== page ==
Parts Used: leaves, flowers, roots
Also known as moth mullein, white mullein, woolen blanket herb, flannel flower, cow's lungwort, and velvet leaf. There are around 300 different species throughout the world but the known species of the United States is thapsus.
- diuretic (urine flow)
- anodyne (pain relief)
- antispasmodic (relaxes spasms)
- expectorant (expels mucus)
- pectoral (respiratory support)
- vulnerary (wound healing)
- alterative (blood cleansing)
- hemostatic (stops bleeding)
- vermicide (expel or destroy parasites)
- Respiratory support, use for any type of lung condition including shortness of breath. (leaves)
- Calms and strengthens the nerves, digestive and urinary systems.
- Affects the glands and lymphatic system.
- Relieves lung congestion as it can moisten and loosen "stuck" mucus. (leaves)
- Eases dry, irritable coughs and sore throat.
- Soothes inflamed mucus membranes throughout the body.
- Glandular imbalances, swollen glands and lymph congestion. (leaf)
- Boils, abscesses, tumors, bruises, insect bites, any kind of swelling and irritation. (leaf)
- Pain relief (flowers and root).
- Disinfectant for fighting infection internally and externally.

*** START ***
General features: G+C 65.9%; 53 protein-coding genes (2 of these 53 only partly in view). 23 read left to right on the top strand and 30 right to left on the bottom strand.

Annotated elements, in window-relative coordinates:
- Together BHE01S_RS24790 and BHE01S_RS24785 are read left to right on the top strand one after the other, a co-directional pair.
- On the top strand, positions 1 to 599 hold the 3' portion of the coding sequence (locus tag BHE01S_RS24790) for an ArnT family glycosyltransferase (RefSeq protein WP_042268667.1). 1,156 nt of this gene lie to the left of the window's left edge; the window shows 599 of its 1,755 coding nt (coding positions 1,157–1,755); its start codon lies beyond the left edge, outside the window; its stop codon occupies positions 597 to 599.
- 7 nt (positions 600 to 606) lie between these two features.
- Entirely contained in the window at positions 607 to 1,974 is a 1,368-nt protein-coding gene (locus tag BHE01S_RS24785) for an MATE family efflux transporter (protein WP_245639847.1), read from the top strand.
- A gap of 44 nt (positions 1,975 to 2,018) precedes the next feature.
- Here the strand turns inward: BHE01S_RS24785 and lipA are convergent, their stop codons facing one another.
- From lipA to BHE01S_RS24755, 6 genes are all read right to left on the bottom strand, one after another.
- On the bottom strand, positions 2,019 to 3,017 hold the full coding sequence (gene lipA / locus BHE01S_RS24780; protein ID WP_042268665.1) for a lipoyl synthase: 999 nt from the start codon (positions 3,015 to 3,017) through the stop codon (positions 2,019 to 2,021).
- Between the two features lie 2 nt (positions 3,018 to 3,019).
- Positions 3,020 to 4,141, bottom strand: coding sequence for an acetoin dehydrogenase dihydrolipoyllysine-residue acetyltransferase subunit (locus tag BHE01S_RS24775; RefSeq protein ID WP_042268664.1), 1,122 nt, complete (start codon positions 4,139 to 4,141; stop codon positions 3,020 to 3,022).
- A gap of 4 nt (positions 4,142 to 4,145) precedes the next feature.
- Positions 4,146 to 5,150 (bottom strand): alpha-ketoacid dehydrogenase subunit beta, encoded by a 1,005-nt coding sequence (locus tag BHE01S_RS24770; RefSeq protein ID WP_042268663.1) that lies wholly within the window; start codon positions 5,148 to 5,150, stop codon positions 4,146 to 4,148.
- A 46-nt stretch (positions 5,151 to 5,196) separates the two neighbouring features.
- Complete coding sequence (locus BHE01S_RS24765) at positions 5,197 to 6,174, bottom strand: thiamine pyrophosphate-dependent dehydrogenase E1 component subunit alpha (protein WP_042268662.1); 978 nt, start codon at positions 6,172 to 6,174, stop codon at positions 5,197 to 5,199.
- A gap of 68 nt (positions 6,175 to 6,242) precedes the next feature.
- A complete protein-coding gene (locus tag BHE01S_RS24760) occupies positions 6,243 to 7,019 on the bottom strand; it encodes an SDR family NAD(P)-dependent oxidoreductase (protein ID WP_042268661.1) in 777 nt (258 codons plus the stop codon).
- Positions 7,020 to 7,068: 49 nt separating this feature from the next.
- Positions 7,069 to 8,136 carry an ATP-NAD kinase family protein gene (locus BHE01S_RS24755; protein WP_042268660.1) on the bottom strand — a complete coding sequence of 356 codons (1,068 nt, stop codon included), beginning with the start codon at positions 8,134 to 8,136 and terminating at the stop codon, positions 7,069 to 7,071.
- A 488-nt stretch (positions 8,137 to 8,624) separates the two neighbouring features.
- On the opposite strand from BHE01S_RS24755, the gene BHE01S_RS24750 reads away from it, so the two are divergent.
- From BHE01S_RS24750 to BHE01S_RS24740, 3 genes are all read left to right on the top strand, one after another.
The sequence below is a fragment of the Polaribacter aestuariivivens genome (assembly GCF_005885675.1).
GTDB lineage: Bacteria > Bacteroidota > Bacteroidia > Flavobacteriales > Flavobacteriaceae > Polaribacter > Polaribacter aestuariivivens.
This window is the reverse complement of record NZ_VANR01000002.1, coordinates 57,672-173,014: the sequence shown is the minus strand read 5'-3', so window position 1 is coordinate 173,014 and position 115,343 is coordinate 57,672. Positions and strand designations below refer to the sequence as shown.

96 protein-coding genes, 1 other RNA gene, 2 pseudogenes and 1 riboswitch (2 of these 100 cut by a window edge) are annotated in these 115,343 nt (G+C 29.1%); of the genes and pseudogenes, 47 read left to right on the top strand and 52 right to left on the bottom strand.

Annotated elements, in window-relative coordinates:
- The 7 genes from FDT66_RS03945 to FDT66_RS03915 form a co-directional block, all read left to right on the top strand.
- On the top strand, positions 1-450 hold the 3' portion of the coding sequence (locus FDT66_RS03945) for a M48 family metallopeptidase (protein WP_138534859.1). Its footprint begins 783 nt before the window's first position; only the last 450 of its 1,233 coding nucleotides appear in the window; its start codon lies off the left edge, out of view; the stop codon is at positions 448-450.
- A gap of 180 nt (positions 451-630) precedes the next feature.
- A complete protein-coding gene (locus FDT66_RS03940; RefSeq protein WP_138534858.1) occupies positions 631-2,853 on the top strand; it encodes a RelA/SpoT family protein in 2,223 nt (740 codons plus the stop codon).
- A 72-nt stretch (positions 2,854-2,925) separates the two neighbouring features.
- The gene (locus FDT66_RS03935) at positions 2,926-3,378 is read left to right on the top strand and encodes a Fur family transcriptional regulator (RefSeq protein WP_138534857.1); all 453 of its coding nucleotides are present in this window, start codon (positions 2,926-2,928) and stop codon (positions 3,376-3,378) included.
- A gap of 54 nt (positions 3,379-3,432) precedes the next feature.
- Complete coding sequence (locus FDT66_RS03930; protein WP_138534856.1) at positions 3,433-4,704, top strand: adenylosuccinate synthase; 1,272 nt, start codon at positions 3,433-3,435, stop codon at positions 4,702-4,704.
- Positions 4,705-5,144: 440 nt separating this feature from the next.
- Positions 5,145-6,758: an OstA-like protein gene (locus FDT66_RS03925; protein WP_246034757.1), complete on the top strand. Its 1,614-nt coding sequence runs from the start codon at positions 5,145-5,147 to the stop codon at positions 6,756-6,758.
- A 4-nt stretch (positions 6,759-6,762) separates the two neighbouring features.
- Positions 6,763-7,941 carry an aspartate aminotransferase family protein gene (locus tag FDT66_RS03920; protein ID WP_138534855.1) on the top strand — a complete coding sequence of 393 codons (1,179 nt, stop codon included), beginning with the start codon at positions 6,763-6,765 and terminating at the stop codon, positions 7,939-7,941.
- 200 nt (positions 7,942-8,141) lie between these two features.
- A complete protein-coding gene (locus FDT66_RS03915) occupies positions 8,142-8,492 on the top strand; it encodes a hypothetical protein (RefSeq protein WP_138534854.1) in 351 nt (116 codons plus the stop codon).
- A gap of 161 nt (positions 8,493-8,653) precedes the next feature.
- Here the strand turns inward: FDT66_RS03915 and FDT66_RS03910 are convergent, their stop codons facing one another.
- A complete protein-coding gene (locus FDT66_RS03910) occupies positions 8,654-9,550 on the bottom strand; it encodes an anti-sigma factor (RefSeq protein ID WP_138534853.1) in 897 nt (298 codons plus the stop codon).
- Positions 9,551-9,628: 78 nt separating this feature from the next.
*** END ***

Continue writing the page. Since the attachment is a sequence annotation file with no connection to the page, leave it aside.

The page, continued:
- Earache for pain relieving, infection fighting and antiseptic properties (flowers).
- Supports body structure and alignment. Use after a chiropractic adjustment to maintain the benefits. (root)
- Improves the health of cartilage in joints and spinal vertebrae. (root)
- Aids in healing spinal and nerve injuries. (root)
- Soothes joint pain and inflammation. (root)
- Hemorrhoids, use both internally and externally.
Methods of Use
- salve, ointment
- Root: Best harvested the first year while in the rosette stage either in spring or fall. Dig up the entire plant since the leaves can be dried and used as well. Chop root before drying.
- Leaves: Handpick leaves anytime, although the best time would be late spring, early summer.
- Flowers: Handpick while in full bloom or cut the upper 3-6" of stalk to dry.